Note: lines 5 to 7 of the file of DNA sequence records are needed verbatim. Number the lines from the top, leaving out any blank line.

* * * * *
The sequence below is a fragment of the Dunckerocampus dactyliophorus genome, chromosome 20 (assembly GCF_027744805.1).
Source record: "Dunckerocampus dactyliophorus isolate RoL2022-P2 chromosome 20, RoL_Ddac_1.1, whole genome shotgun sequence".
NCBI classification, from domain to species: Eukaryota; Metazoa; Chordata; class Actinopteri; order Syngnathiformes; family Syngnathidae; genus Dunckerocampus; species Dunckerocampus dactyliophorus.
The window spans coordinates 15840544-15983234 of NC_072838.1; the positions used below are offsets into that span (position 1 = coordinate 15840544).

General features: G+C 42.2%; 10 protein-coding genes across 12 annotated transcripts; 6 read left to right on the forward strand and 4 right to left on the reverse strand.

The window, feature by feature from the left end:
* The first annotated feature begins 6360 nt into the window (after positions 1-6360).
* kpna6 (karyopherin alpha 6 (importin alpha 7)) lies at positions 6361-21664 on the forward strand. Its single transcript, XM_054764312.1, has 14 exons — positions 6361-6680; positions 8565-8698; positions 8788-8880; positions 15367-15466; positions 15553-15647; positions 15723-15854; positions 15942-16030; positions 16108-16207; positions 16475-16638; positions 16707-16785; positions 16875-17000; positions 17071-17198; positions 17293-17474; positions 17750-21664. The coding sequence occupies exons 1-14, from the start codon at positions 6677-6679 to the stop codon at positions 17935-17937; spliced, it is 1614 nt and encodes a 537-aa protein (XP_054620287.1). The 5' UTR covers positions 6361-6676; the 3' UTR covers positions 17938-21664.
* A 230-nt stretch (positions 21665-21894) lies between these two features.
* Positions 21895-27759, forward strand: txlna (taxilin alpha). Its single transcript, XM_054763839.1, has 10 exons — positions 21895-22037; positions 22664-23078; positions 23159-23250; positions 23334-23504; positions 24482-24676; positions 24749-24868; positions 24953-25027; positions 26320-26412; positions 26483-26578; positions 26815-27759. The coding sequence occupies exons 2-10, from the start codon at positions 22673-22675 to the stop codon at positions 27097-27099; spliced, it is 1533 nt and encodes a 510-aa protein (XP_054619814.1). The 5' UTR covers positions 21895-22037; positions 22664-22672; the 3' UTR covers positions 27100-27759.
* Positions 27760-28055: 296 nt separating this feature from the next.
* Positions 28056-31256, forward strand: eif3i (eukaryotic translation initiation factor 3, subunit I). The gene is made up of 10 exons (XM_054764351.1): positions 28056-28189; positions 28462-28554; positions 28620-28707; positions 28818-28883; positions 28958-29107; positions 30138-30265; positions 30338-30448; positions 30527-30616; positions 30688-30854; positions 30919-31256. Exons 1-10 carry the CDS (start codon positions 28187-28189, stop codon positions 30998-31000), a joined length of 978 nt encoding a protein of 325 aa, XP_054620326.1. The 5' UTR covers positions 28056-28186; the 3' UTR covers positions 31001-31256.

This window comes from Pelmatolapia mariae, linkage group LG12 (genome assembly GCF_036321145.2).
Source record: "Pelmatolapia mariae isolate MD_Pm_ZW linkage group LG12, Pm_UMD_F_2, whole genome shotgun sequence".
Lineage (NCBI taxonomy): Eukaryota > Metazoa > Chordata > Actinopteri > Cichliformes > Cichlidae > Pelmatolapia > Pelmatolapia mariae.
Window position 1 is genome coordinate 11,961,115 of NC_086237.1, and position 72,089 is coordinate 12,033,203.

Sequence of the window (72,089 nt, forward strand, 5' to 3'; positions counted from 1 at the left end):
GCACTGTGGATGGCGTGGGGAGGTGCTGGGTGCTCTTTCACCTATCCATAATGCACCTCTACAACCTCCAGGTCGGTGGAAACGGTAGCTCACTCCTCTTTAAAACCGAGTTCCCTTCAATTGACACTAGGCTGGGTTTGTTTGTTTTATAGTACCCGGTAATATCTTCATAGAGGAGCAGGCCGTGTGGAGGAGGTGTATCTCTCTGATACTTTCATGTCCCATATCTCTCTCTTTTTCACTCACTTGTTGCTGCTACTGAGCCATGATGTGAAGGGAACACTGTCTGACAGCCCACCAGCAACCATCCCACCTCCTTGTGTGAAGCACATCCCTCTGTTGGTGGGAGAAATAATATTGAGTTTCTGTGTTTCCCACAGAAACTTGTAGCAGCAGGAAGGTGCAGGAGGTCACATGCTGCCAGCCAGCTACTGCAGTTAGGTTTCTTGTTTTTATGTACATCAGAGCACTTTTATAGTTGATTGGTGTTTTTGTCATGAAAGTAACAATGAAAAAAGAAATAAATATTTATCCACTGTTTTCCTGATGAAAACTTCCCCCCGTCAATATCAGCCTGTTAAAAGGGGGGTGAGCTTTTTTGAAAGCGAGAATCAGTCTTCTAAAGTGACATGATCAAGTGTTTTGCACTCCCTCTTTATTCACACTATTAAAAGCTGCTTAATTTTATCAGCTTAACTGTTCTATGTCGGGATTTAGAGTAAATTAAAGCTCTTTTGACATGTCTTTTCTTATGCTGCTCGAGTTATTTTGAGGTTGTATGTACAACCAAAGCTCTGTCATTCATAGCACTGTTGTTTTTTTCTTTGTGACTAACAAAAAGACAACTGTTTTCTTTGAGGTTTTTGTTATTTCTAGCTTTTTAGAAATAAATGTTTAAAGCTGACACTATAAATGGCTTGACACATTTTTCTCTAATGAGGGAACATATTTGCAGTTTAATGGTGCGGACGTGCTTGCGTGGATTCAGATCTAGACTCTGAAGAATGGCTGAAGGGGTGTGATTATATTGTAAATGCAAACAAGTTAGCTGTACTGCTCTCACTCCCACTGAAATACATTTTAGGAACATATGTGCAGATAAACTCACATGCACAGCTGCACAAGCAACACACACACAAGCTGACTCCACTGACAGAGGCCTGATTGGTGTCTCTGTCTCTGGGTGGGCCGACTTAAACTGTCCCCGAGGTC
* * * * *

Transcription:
General features: G+C 42.2%; 10 protein-coding genes across 12 annotated transcripts; 6 read left to right on the forward strand and 4 right to left on the reverse strand.

The window, feature by feature from the left end:
* The first annotated feature begins 6360 nt into the window (after positions 1-6360).